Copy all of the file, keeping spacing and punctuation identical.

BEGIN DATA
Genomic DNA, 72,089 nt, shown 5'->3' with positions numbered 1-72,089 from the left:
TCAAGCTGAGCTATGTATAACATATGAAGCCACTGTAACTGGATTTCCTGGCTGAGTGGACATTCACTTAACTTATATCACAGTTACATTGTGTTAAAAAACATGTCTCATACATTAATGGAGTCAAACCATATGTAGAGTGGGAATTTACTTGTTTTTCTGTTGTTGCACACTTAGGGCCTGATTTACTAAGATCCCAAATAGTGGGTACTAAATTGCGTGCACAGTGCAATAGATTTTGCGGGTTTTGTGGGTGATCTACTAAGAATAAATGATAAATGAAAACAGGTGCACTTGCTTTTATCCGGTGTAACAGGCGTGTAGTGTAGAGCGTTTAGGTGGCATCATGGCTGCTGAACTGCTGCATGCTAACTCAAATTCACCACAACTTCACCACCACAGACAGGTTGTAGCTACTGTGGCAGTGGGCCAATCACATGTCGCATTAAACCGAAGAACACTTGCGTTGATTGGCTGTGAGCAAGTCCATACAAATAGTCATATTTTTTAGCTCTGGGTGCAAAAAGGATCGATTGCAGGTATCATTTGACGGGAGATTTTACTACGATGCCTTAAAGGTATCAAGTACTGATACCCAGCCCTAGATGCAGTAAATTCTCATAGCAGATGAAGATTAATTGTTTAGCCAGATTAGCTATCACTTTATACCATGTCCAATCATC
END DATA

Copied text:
Genomic DNA, 72,089 nt, shown 5'->3' with positions numbered 1-72,089 from the left:
TCAAGCTGAGCTATGTATAACATATGAAGCCACTGTAACTGGATTTCCTGGCTGAGTGGACATTCACTTAACTTATATCACAGTTACATTGTGTTAAAAAACATGTCTCATACATTAATGGAGTCAAACCATATGTAGAGTGGGAATTTACTTGTTTTTCTGTTGTTGCACACTTAGGGCCTGATTTACTAAGATCCCAAATAGTGGGTACTAAATTGCGTGCACAGTGCAATAGATTTTGCGGGTTTTGTGGGTGATCTACTAAGAATAAATGATAAATGAAAACAGGTGCACTTGCTTTTATCCGGTGTAACAGGCGTGTAGTGTAGAGCGTTTAGGTGGCATCATGGCTGCTGAACTGCTGCATGCTAACTCAAATTCACCACAACTTCACCACCACAGACAGGTTGTAGCTACTGTGGCAGTGGGCCAATCACATGTCGCATTAAACCGAAGAACACTTGCGTTGATTGGCTGTGAGCAAGTCCATACAAATAGTCATATTTTTTAGCTCTGGGTGCAAAAAGGATCGATTGCAGGTATCATTTGACGGGAGATTTTACTACGATGCCTTAAAGGTATCAAGTACTGATACCCAGCCCTAGATGCAGTAAATTCTCATAGCAGATGAAGATTAATTGTTTAGCCAGATTAGCTATCACTTTATACCATGTCCAATCATC